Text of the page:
A growing field of investigation suggests that social justice appraisals have implications for adjustment to chronic pain conditions. One strand of research indicates that the ability to perceive justice in one’s own life and in the world can confer benefits on the experience of pain in experimental and support group environments. This study extended previous research to investigate the role of justice beliefs in a clinical environment, where adjustment to pain can be particularly problematic, in order to learn more about the circumstances under which these beliefs are more or less adaptive in the pain experience. In total 123 pain clinic attendees completed self-report measures of personal and general just-world beliefs, acceptance of pain (activity engagement/pain willingness), pain severity; disability and depression. Somewhat contrary to expectations, correlation analyses revealed that the personal but not the general just world-belief was weakly associated with lower depression scores, and both beliefs were unrelated to disability and pain intensity. In hierarchical regression analyses the general just-world belief did not interact with pain intensity and disability in their relationship with depression, but activity engagement interacted with the personal just-world belief in its relationship with pain intensity, such that the personal just-world belief was associated with less pain when activity engagement was high. Overall, although largely non-significant, the results are nonetheless informative as their inconsistency with previous research findings indicates that unidentified mediator or moderator variables may be relevant in the relationship between justworld beliefs and pain, identifying opportunities to take this work forward.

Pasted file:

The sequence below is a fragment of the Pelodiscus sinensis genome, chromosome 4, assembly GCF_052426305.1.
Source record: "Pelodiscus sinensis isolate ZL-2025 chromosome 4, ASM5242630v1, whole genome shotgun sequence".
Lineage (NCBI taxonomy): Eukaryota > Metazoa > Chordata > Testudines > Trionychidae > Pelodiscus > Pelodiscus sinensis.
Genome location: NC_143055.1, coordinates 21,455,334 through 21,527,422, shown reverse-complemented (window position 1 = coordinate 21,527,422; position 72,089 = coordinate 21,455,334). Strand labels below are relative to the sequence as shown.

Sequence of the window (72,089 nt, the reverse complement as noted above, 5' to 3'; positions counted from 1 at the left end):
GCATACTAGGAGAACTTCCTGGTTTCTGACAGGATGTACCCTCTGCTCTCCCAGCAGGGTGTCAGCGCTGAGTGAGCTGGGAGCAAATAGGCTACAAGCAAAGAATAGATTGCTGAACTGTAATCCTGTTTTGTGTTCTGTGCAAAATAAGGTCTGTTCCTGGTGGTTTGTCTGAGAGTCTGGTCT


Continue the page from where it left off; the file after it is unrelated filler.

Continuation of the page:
|Number of pages||9|
|Journal||Journal of Pain Management|
|Publication status||Published - 1 Dec 2014|
- Acceptance of pain
- Belief in a just world
- Chronic pain